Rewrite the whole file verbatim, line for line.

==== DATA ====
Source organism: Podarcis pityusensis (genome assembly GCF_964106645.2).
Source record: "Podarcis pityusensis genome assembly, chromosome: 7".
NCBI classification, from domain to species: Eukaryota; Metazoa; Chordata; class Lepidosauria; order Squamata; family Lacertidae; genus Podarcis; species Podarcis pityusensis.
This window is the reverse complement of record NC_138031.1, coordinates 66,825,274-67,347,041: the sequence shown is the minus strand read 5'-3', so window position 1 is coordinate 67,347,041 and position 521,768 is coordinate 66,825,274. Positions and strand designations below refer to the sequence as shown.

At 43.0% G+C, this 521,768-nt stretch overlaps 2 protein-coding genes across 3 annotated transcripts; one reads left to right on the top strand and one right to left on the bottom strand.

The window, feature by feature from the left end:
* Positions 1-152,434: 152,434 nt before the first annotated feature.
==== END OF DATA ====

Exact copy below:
Source organism: Podarcis pityusensis (genome assembly GCF_964106645.2).
Source record: "Podarcis pityusensis genome assembly, chromosome: 7".
NCBI classification, from domain to species: Eukaryota; Metazoa; Chordata; class Lepidosauria; order Squamata; family Lacertidae; genus Podarcis; species Podarcis pityusensis.
This window is the reverse complement of record NC_138031.1, coordinates 66,825,274-67,347,041: the sequence shown is the minus strand read 5'-3', so window position 1 is coordinate 67,347,041 and position 521,768 is coordinate 66,825,274. Positions and strand designations below refer to the sequence as shown.

At 43.0% G+C, this 521,768-nt stretch overlaps 2 protein-coding genes across 3 annotated transcripts; one reads left to right on the top strand and one right to left on the bottom strand.

The window, feature by feature from the left end:
* Positions 1-152,434: 152,434 nt before the first annotated feature.